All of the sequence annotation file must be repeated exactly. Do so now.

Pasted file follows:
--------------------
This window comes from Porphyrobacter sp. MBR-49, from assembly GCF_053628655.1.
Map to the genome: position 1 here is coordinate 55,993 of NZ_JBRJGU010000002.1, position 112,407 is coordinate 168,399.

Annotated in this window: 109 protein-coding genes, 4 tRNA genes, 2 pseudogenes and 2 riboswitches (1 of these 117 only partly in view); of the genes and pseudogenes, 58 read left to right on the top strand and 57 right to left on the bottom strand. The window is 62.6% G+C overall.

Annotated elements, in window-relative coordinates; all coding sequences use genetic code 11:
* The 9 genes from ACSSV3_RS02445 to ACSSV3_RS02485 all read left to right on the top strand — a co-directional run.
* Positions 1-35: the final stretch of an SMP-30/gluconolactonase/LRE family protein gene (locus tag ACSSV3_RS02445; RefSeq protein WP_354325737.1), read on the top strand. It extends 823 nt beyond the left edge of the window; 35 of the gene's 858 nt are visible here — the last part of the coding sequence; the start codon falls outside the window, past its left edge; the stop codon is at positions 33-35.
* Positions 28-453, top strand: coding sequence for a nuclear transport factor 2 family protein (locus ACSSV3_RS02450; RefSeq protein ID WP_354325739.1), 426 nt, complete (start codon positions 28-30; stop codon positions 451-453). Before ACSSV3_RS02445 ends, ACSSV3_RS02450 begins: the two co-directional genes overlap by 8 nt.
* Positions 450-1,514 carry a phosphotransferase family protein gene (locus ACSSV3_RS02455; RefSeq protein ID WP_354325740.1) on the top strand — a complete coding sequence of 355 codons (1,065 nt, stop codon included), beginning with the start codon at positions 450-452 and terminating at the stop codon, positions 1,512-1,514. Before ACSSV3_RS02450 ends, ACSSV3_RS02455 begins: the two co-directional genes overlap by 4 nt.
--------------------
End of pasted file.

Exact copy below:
This window comes from Porphyrobacter sp. MBR-49, from assembly GCF_053628655.1.
Map to the genome: position 1 here is coordinate 55,993 of NZ_JBRJGU010000002.1, position 112,407 is coordinate 168,399.

Annotated in this window: 109 protein-coding genes, 4 tRNA genes, 2 pseudogenes and 2 riboswitches (1 of these 117 only partly in view); of the genes and pseudogenes, 58 read left to right on the top strand and 57 right to left on the bottom strand. The window is 62.6% G+C overall.

Annotated elements, in window-relative coordinates; all coding sequences use genetic code 11:
* The 9 genes from ACSSV3_RS02445 to ACSSV3_RS02485 all read left to right on the top strand — a co-directional run.
* Positions 1-35: the final stretch of an SMP-30/gluconolactonase/LRE family protein gene (locus tag ACSSV3_RS02445; RefSeq protein WP_354325737.1), read on the top strand. It extends 823 nt beyond the left edge of the window; 35 of the gene's 858 nt are visible here — the last part of the coding sequence; the start codon falls outside the window, past its left edge; the stop codon is at positions 33-35.
* Positions 28-453, top strand: coding sequence for a nuclear transport factor 2 family protein (locus ACSSV3_RS02450; RefSeq protein ID WP_354325739.1), 426 nt, complete (start codon positions 28-30; stop codon positions 451-453). Before ACSSV3_RS02445 ends, ACSSV3_RS02450 begins: the two co-directional genes overlap by 8 nt.
* Positions 450-1,514 carry a phosphotransferase family protein gene (locus ACSSV3_RS02455; RefSeq protein ID WP_354325740.1) on the top strand — a complete coding sequence of 355 codons (1,065 nt, stop codon included), beginning with the start codon at positions 450-452 and terminating at the stop codon, positions 1,512-1,514. Before ACSSV3_RS02450 ends, ACSSV3_RS02455 begins: the two co-directional genes overlap by 4 nt.